Stock markets crash; oversold or bears on prowl

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By S Jha

New Delhi, October 3: Indian equity markets again crashed, giving up all the gains of Friday on Monday, with financial market meltdown fear amid Credit Suisse and Deutsche Bank stress weighing high on the investors.

After seven days of uninterrupted downturn, the Indian equity markets had posted healthy gains on Friday, but the bears were ferociously back in action on Monday, as even the government decision to scale down windfall taxes on exports of oil and gas failed to calm down the bourses.

Sensex sunk by over 638 points, with Nifty also sinking by 207 points. The Bank Nifty was punished the most on Monday, as it lost 602 points, with heavyweights such as ICICI bank and HDFC Bank bleeding.

The global financial markets are fearing a re-run of Lehman Brothers moment. The global investment bank had sunk in 2008, triggering a global meltdown in the equity market.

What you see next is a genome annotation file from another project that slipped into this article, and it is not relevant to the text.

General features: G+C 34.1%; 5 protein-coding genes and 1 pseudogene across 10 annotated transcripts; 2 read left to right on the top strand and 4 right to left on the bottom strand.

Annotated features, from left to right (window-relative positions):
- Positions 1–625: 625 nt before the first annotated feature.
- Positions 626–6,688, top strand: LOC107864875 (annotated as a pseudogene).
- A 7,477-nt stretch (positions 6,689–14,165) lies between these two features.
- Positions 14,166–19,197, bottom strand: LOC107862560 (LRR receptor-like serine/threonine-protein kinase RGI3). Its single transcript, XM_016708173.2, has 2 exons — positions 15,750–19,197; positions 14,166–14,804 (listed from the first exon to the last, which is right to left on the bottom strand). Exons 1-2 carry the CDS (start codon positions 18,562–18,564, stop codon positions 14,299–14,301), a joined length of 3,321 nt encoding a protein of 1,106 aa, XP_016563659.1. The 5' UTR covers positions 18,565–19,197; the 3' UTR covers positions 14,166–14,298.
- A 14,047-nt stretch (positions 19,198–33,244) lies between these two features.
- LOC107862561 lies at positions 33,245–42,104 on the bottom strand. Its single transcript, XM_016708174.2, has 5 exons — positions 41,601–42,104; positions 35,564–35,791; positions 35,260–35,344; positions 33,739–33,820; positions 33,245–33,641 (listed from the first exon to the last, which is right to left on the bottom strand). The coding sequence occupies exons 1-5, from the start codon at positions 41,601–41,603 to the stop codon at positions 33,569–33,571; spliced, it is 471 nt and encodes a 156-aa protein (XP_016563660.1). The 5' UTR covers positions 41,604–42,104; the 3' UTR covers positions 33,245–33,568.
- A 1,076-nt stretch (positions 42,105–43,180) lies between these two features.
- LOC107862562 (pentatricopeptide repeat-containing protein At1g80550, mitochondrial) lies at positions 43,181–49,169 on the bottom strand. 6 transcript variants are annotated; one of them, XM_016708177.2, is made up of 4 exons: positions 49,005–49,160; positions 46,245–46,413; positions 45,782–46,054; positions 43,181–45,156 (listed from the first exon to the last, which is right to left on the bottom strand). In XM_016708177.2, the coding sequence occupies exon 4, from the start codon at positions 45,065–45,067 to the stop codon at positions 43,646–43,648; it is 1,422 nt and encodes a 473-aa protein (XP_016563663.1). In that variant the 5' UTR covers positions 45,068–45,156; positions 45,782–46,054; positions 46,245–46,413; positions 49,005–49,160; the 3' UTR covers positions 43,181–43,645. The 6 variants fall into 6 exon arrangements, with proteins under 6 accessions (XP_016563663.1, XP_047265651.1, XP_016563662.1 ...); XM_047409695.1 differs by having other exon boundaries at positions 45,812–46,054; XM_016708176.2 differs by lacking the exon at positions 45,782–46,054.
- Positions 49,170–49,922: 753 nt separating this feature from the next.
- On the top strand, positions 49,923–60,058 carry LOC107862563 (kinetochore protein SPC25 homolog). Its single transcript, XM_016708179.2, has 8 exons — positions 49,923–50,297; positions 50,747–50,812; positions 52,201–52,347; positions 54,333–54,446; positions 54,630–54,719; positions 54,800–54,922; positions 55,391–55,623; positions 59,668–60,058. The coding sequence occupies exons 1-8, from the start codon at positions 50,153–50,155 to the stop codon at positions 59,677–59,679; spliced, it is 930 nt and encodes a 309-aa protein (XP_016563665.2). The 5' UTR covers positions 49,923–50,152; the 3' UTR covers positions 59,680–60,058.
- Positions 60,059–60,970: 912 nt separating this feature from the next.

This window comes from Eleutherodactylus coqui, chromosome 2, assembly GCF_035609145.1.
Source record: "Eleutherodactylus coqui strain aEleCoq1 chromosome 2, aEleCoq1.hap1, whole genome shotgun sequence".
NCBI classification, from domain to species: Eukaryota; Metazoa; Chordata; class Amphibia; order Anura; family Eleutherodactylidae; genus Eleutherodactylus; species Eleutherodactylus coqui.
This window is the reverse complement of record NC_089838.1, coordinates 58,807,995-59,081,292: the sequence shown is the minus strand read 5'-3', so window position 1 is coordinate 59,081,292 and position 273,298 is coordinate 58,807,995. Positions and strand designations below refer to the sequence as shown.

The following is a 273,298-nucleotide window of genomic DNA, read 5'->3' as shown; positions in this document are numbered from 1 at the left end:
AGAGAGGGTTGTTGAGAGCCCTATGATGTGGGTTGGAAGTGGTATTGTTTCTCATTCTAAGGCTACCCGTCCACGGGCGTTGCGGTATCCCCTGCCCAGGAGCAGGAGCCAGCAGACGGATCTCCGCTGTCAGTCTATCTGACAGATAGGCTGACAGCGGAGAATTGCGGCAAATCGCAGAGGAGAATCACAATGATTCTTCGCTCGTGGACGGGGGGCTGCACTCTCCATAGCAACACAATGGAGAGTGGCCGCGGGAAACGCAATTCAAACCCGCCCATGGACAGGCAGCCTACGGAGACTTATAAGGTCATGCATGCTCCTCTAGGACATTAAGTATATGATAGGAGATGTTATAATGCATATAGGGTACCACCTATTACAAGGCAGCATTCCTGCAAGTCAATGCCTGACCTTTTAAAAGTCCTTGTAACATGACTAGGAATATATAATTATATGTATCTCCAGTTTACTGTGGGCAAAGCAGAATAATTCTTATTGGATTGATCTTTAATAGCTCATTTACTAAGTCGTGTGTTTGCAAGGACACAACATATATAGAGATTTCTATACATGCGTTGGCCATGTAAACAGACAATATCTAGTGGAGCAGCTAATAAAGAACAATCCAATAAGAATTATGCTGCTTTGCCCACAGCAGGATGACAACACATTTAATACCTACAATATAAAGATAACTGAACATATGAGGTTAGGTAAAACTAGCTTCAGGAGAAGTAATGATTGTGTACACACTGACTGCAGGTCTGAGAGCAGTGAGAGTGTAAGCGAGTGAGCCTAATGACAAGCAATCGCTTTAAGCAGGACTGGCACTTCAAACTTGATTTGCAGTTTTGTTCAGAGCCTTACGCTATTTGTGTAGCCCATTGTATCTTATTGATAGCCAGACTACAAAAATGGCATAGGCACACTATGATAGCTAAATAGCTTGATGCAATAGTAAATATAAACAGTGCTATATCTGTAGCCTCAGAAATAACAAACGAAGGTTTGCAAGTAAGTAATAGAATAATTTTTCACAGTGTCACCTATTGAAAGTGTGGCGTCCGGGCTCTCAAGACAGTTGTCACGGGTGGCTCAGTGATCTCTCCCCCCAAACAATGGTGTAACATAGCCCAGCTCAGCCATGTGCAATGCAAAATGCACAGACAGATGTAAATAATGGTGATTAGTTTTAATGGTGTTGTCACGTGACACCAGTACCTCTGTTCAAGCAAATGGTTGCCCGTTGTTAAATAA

The Adani Group of Companies melted amid the speculations about the stress in Credit Suisse and Deutsche Bank, since the conglomerate is stated to have exposure to one of them at the Hong Kong Branch.

The Pharma sector, which the chartists claim to have broken out from long consolidation ducked the bearish trends in the markets, as Cipla, Dr Dredy, Sun Pharma, Aurobindo Pharma and others rallied. But even them gave up much of the gains as heavy selling hit the market in the last hour of trading.

Incidentally, the foreign institutional investors were the net buyers in the Monday session with a net purchase of Rs 591 crores. But the domestic institutional investors were the net sellers having sold Rs 423 crores of net equities.

The treasury yields and the equity markets function opposite to each other. The treasury yields which had jumped to four per cent in the US cooled down on Monday, triggering a rally on the Down Jones and Nasdaq, with both the indexes rallying by over two per cent in the early hours of the trade on Monday, with traders there hoping that the October series wouldn’t be as nasty as September when the bourses shed over 10 per cent.

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